They call him le “Lion bleu”, le “Lion de Stalingrad” or le “Lion de la Bastide”. Six metres high, the Blue Lion of Place Stalingrad has stood here proud and tall since June 2005. The resolutely contemporary design contrasts sharply with the 18th architecture of Bordeaux. On summer days, the pale blue of the sculpture blends with the sky.
Designed by Xavier Veilhan, the lion is moulded in resin supported by a metal structure. Not intended to celebrate anything in particular, the Blue Lion of Place Stalingrad is monument to the importance of contemporary art in Bordeaux. You can spot many of these works in historic districts with an industrial past. Another good example is the “Flying Saucer” by Suzanne Treister at the Bassins à flot in the Bacalan district. Xavier Veilhan describes his lion as “something totemic and immediately recognisable, a symbol of pride and strength, big enough to be visible from the left bank”.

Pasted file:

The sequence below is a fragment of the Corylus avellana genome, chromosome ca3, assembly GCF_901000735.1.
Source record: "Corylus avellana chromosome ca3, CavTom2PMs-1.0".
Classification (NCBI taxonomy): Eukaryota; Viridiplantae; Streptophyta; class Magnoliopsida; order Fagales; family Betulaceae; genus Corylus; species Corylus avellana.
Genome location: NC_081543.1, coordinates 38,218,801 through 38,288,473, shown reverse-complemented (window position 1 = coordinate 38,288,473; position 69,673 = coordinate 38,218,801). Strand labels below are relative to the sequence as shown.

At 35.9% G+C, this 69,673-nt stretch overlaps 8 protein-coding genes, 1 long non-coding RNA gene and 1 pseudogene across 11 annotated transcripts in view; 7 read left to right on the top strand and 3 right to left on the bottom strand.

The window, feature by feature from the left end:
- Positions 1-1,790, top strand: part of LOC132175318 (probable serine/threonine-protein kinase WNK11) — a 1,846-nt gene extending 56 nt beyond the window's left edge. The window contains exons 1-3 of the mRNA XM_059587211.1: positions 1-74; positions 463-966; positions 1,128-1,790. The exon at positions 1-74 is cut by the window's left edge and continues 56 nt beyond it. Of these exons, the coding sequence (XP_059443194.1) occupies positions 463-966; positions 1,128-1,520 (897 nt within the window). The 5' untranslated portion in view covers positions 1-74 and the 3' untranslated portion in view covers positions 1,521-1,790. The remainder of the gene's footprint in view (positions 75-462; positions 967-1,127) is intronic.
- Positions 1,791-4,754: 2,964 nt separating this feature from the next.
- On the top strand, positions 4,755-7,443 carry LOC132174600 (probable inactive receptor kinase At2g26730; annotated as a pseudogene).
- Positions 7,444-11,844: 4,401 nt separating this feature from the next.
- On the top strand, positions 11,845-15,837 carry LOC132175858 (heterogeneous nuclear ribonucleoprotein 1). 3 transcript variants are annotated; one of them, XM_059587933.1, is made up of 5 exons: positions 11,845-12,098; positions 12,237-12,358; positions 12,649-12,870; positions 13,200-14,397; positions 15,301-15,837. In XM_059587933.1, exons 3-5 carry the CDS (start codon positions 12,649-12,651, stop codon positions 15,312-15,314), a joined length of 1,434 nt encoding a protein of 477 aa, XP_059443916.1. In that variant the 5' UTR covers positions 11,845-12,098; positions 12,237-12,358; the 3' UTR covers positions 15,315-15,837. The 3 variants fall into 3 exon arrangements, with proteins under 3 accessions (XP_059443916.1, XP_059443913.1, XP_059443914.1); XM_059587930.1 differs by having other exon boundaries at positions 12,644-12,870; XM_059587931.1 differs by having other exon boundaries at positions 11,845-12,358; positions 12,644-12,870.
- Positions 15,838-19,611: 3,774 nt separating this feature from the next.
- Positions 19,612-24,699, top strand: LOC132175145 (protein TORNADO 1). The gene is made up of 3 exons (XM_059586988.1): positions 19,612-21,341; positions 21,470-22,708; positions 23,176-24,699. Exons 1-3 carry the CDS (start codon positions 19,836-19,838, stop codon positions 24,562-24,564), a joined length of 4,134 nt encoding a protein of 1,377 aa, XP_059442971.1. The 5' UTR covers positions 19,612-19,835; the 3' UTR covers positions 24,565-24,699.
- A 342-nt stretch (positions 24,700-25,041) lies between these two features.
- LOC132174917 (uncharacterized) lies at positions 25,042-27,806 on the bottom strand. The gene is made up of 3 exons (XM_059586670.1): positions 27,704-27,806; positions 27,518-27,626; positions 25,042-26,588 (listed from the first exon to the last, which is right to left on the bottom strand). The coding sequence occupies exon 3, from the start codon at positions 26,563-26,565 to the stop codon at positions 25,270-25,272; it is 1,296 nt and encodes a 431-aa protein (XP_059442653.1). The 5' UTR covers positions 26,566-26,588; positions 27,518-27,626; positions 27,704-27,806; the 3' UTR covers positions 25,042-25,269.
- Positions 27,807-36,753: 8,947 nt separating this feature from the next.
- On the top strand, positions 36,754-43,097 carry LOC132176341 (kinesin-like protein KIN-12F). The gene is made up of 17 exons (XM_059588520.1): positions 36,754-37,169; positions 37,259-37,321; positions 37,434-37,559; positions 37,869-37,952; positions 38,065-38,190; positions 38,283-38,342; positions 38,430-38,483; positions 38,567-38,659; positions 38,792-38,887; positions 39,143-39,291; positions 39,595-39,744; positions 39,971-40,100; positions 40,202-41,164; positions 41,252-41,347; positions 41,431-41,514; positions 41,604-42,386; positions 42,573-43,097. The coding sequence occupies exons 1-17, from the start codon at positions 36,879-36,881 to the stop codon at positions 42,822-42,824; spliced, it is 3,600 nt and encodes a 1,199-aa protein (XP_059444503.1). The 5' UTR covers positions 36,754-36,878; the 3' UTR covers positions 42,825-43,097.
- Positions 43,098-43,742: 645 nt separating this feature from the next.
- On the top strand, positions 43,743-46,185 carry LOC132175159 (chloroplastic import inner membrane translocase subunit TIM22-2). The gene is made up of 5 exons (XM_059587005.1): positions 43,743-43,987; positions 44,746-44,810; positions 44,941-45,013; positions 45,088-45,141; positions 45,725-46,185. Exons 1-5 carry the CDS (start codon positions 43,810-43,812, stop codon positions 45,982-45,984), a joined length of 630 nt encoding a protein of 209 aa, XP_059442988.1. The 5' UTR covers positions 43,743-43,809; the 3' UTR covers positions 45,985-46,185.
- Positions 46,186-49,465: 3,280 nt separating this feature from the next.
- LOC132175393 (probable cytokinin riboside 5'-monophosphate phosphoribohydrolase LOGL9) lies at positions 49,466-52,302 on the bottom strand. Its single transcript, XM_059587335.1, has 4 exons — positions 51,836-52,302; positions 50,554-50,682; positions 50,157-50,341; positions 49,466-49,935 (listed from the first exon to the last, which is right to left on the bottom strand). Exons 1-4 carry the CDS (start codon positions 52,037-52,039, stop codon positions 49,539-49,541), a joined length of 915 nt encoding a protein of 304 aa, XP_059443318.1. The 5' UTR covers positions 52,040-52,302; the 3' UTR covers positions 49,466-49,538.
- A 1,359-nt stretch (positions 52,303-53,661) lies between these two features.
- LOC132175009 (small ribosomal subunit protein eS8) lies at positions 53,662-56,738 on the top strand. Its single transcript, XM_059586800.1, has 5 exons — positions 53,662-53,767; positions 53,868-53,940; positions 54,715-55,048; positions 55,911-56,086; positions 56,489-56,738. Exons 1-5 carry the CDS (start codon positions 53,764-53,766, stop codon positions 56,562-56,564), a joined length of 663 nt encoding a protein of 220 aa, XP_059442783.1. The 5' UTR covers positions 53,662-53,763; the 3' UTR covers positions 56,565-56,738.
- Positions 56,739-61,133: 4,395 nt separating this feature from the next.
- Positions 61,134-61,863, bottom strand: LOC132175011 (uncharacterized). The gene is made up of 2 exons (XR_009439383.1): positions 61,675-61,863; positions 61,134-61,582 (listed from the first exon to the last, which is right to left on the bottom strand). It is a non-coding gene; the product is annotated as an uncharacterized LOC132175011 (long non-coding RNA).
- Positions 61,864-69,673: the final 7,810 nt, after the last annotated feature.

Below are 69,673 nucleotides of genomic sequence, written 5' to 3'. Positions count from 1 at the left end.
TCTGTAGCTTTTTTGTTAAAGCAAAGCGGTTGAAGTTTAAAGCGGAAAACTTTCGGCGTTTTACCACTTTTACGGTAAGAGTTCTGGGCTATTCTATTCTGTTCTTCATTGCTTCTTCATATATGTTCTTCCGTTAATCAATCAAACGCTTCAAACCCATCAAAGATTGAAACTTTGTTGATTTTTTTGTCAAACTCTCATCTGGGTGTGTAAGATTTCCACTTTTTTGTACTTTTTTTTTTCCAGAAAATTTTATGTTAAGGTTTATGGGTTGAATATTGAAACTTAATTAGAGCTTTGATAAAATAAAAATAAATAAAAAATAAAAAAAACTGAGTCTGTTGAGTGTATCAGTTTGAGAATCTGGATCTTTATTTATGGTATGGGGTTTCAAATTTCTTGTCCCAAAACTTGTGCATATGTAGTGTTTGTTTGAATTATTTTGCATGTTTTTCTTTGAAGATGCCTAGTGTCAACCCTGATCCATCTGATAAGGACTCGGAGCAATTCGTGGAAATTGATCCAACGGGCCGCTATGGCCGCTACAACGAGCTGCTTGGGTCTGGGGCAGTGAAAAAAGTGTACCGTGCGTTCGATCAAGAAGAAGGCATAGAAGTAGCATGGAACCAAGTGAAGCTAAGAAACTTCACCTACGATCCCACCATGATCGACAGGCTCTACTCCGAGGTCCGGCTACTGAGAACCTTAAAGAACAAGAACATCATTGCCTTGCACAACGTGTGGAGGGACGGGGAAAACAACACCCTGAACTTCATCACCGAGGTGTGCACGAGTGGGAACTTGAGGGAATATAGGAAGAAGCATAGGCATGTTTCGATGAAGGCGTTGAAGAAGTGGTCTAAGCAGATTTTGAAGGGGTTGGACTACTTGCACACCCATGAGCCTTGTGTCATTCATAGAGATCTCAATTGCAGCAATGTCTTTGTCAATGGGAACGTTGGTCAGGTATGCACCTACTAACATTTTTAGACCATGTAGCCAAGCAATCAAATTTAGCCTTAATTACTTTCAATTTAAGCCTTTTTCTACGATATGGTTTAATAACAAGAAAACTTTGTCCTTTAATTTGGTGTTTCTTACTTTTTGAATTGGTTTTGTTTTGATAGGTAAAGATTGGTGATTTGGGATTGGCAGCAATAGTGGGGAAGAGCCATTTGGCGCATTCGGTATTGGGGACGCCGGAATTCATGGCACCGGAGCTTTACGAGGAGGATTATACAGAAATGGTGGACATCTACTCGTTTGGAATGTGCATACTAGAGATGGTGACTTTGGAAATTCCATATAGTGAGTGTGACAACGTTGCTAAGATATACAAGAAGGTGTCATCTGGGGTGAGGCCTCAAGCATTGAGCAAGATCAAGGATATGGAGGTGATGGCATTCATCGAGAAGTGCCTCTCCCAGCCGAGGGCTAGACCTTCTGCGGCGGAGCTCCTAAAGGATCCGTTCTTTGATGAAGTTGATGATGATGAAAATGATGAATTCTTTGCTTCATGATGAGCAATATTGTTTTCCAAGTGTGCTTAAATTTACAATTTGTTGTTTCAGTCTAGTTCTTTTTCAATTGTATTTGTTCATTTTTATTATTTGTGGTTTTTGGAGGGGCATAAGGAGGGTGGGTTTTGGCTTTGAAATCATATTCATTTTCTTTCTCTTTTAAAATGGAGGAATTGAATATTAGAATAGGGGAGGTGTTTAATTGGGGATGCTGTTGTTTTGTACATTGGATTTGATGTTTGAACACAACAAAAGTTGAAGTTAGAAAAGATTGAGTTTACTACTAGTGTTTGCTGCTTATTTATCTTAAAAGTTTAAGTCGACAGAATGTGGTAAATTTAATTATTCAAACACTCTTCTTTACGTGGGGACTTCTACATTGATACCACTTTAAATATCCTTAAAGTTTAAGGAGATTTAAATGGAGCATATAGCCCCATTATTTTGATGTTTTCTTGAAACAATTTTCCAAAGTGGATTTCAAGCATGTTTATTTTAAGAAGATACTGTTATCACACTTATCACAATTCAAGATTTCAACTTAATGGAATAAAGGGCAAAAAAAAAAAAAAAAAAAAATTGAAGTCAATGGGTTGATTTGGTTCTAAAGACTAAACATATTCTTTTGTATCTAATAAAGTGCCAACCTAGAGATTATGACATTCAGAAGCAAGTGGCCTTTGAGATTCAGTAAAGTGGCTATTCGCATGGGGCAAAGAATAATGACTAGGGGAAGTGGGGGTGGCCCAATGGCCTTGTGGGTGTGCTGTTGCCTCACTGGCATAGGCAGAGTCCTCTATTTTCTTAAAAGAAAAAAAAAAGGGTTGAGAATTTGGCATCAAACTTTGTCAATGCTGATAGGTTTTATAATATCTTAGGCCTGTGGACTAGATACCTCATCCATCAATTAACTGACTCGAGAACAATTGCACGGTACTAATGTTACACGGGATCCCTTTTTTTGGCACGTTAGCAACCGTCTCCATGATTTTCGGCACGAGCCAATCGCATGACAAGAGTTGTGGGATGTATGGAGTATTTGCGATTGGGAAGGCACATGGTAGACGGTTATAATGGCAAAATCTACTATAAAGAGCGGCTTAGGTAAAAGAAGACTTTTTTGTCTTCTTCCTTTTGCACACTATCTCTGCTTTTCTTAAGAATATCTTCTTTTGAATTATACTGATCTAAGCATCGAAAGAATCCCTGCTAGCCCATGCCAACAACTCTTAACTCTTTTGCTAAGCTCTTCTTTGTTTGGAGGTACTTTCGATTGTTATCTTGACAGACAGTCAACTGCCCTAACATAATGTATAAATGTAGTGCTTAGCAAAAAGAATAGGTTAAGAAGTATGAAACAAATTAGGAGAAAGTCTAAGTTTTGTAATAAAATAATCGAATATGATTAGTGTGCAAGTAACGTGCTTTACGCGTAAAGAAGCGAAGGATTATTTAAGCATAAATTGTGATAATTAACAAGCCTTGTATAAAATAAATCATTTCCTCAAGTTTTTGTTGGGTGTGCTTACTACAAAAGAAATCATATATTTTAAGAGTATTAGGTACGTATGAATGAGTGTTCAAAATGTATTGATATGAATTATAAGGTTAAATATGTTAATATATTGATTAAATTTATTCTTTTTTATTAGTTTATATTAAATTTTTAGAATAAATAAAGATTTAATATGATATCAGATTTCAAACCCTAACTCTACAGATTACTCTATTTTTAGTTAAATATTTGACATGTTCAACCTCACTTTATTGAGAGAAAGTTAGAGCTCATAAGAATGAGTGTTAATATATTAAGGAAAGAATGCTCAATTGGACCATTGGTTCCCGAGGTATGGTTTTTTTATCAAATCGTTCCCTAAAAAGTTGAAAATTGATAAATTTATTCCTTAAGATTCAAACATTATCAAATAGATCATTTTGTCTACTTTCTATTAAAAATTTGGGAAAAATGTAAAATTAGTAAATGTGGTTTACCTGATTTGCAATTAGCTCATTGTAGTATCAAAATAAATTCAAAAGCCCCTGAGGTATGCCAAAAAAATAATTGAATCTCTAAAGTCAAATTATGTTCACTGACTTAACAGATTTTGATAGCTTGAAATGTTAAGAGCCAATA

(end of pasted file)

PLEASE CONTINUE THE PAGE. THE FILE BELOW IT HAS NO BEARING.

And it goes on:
The Place Stalingrad started life as the “Place du Pont”. It became the “Place Napoléon” in 1843, in homage Napoleon Bonaparte, to whom we owe the Pont de Pierre. It reverted back to the “Place du Pont” in 1870, and was finally renamed “Place Stalingrad” in 1946. The name evokes the decisive victory by the Soviet Union over Germany and its allies in the Second World War. The Blue Lion of Place Stalingrad is one of the most popular selfie sites in Bordeaux!
Getting there: tram B to Hôtel de Ville, then A to Stalingrad or walk from the apartment (45 minutes).
See my post on Getting Around in Bordeaux.